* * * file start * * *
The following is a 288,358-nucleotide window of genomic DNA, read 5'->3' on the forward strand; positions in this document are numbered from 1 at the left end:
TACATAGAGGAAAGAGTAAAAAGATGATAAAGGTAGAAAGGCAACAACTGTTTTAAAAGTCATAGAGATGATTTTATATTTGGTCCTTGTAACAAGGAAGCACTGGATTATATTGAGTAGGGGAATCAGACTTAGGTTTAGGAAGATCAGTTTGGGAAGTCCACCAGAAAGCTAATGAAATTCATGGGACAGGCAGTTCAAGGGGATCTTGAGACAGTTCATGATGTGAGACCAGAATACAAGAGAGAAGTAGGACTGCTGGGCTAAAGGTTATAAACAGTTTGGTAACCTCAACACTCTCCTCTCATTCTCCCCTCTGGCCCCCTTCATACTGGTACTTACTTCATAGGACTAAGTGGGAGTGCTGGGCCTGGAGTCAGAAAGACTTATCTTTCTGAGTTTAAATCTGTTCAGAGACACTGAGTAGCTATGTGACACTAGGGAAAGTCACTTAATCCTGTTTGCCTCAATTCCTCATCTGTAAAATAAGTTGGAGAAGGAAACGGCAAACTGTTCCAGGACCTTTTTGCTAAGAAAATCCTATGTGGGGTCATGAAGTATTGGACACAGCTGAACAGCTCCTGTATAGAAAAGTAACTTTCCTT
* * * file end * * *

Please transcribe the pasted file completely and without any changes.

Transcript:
The following is a 288,358-nucleotide window of genomic DNA, read 5'->3' on the forward strand; positions in this document are numbered from 1 at the left end:
TACATAGAGGAAAGAGTAAAAAGATGATAAAGGTAGAAAGGCAACAACTGTTTTAAAAGTCATAGAGATGATTTTATATTTGGTCCTTGTAACAAGGAAGCACTGGATTATATTGAGTAGGGGAATCAGACTTAGGTTTAGGAAGATCAGTTTGGGAAGTCCACCAGAAAGCTAATGAAATTCATGGGACAGGCAGTTCAAGGGGATCTTGAGACAGTTCATGATGTGAGACCAGAATACAAGAGAGAAGTAGGACTGCTGGGCTAAAGGTTATAAACAGTTTGGTAACCTCAACACTCTCCTCTCATTCTCCCCTCTGGCCCCCTTCATACTGGTACTTACTTCATAGGACTAAGTGGGAGTGCTGGGCCTGGAGTCAGAAAGACTTATCTTTCTGAGTTTAAATCTGTTCAGAGACACTGAGTAGCTATGTGACACTAGGGAAAGTCACTTAATCCTGTTTGCCTCAATTCCTCATCTGTAAAATAAGTTGGAGAAGGAAACGGCAAACTGTTCCAGGACCTTTTTGCTAAGAAAATCCTATGTGGGGTCATGAAGTATTGGACACAGCTGAACAGCTCCTGTATAGAAAAGTAACTTTCCTT